Pundits are predicting the Supreme Court is poised to invalidate a key provision of the campaign finance laws in the Citizens United case. They were making similar predictions regarding the pre-clearance provisions of the Voting Rights Act last term – but in that instance the Court ducked. The interesting question is why the Court would avoid controversy in one case, but not the other.
With regard to the Voting Rights Case – NAMUNDO v. Holder – Jack Balkin and I both felt the Court was responding to the political environment the justices face. The Voting Rights Act is popular with Democrats and had recently been renewed with overwhelming majorities in both houses of Congress. Barack Obama is in the White House. Over-ruling a key provision of the recently-renewed congressional law might have brought the Court in for some serious and uncomfortable criticism.
But if the justices are seeking to avoid this kind of trouble, why would they feel safe to go ahead and strike down the ban on corporate electioneering in the Bipartisan Campaign Reform Act.
One answer might involve salience. Campaign finance is not an issue that seems to rank high on the public’s list of important issues. Of course, it is not clear that overturning the voting rights law would have brought much of a public backlash either. The threat in that case seemed mostly congressional, and so this difference may not be determinative.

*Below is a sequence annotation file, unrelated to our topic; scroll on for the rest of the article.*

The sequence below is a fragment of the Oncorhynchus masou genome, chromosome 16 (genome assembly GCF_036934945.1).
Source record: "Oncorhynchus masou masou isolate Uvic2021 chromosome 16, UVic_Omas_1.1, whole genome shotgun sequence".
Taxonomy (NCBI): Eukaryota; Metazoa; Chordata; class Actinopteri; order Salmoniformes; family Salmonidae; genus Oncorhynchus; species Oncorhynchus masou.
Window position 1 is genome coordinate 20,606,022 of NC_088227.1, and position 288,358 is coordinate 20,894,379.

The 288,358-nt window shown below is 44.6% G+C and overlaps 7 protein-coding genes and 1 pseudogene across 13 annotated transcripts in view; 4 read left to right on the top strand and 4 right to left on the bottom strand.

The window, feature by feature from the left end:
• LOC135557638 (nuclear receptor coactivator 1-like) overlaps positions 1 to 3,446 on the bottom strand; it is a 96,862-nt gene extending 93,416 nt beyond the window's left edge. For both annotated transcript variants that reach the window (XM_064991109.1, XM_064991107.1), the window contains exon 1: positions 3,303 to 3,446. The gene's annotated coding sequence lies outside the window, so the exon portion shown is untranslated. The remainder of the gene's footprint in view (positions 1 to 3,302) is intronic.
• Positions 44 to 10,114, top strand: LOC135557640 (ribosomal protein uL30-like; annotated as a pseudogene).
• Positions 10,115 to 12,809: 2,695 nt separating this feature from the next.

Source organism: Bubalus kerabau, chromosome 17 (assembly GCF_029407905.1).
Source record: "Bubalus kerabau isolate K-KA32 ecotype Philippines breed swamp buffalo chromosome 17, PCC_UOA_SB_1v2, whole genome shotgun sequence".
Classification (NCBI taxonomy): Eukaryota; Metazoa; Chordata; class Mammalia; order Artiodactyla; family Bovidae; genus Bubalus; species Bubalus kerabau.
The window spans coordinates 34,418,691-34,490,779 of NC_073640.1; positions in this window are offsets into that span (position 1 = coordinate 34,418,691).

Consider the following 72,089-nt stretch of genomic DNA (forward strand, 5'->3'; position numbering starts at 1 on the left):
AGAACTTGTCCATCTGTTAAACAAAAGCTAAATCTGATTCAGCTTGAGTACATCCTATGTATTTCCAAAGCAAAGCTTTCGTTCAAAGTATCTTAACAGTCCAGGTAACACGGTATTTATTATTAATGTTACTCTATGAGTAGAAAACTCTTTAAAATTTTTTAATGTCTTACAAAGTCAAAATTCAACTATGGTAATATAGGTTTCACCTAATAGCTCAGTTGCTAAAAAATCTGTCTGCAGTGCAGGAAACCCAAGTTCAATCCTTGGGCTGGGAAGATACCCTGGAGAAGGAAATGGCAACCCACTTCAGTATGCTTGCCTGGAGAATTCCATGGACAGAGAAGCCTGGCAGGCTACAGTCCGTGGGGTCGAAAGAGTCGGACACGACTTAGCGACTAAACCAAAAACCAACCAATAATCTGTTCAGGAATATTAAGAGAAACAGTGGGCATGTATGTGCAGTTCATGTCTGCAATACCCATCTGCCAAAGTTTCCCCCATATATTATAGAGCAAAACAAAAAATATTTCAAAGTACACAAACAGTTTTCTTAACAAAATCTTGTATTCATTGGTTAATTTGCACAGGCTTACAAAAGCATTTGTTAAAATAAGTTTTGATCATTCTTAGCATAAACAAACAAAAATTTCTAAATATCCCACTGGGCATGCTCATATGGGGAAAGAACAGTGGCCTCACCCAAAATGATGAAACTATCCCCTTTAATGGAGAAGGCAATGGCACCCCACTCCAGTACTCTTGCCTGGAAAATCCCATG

On the other hand, Citizens United was a First Amendment case. The justices are particularly lacking in deference to Congress when it comes to the First Amendment. Think here of internet porn, school prayer, flag burning. But still this begs the question. Why is the First not like all other amendments when it comes to judicial review?
A related answer might involve the media. Perhaps the justices may have more leeway in First Amendment cases because the media – which understandably loves the First Amendment – offers the Court some cover from the political heat in these cases.
And in fact, the tension between cleaning up politics, and suppressing speech to do so, has split the left over the constitutionality of the campaign finance provisions. This is a message readily apparent to the justices from the amicus briefs filed in Citizens United. As Mark Graber has argued persuasively, such splits in the governing coalition create yet further space for the justices to go ahead and rule as they would like.
For all the reasons that held sway in NAMUNDO the justices might ultimately conclude that discretion is the better part of valor. Half-way measures have been urged on the Court that would allow it to stop short of overruling Austin v. Michigan Chamber of Commerce and striking the corporate electioneering provision of BCRA. But this time there are reasons on the other side as well.